by L. A. Meyer
Second book in the Bloody Jack Adventures; sequel to Bloody Jack
This review contains minor spoilers for Bloody Jack.
After the crew of the HMS Dolphin discovered Jacky’s true identity, she knew it was only a matter of time before they got rid of her. After all, the British Navy can’t have a single girl living on a ship full of men; it’s a scandal waiting to happen. Thus, Jacky is dropped off in Boston at the Lawson Peabody School for Young Girls to become a proper young lady. Although distraught at being separated from her one and only true love, Jaimy, Jacky takes comfort in the fact that her “training” at the school will prepare her for her future role as the wife of a navy officer. But sailing the seven seas disguised as a boy was nothing compared to the difficulties of living with spoiled, catty girls. It seems as if Jacky can do nothing right, and as the months pass without a word from Jaimy she begins to lose her motivation to suppress her wild, impulsive nature.
The book is extremely fast-paced. Jacky is the sort of person who can never sit still for more than a few seconds, so she is constantly in and out of trouble. She sweeps through the city of Boston like a hurricane, bringing havoc to every corner of society. One night she might be down on the docks, dancing with sailors and fraternizing with the local prostitutes. A few days later, she’ll be sitting for afternoon tea in the home of one of the wealthiest families in the area. Every time the narrative begins to settle into a lull, Jacky inadvertently stirs up trouble again. It’s quite exciting, and thankfully the author keeps it all from getting confusing.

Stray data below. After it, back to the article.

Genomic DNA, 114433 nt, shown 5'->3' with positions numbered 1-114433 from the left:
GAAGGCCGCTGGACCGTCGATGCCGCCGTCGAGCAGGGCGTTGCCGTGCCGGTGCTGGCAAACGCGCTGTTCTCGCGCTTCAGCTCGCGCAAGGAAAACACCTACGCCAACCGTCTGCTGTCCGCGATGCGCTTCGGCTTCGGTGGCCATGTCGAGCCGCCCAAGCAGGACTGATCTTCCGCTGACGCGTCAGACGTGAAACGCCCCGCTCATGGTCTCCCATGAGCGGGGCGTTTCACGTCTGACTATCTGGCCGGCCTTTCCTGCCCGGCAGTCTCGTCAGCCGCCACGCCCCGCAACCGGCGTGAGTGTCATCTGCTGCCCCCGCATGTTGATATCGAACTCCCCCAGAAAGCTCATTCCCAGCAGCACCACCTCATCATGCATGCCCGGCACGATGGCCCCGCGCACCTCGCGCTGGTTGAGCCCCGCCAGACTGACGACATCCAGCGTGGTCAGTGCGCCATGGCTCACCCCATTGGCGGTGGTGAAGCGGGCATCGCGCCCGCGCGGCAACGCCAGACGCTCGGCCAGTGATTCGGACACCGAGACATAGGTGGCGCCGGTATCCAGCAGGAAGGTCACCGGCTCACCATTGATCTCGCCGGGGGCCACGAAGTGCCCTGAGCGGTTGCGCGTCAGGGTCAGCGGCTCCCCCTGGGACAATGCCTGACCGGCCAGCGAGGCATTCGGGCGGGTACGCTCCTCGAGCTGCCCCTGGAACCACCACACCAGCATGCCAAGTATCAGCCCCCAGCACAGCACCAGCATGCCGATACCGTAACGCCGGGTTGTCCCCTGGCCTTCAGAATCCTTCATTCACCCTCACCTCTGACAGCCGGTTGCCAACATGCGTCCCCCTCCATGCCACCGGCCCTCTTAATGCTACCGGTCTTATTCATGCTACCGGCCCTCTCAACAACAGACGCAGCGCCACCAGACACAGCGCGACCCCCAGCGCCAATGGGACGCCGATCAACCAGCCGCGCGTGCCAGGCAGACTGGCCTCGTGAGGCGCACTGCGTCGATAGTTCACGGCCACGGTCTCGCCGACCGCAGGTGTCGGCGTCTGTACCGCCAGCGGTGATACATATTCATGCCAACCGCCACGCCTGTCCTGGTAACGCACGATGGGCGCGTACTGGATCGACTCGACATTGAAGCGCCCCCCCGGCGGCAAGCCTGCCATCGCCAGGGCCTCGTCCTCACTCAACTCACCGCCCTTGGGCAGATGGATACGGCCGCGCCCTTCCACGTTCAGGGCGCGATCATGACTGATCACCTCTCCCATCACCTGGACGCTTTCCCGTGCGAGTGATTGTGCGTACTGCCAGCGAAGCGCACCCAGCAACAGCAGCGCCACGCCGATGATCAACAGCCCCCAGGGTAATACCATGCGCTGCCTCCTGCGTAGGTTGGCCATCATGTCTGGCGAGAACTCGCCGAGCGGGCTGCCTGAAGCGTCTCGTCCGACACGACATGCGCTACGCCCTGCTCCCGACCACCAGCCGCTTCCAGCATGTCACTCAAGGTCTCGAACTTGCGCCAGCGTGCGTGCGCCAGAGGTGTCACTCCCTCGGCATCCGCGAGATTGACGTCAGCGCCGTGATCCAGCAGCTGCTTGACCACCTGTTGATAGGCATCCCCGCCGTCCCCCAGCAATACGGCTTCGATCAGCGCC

One of the things I like about Jacky is that she is such a realistic teenager. Not situationally – her life story is impossible, but that’s part of the fun – but emotionally. She falls in love with Jaimy, and she has that teenage optimism that their love will last forever, overcoming all odds. But after a few months of silence, her eye starts to wander. Jacky she isn’t above flirting with other men to get what she wants, and if one of them should return the affection then what’s the harm in that? Jacky isn’t a slave to her hormones, but the author doesn’t ignore them or pretend they don’t exist, and this makes her believable and sympathetic.
If you get a chance, listen to the audiobook. The narrator is Katherine Kellgren, and she does an amazing job. She brings all of the energy and giddiness of Jacky to her performance…and it really is a performance. She nails variety of English and American accents for the multicultural characters, who hail from both sides of the Atlantic. When there’s a song, she doesn’t merely read it as some narrators would, but croons or belts the lyrics as required. (In fact, I’d love to know how that works – does the narrator have to research these songs to find music for them, or do the publishers provide that?)
5 out of 5 stars
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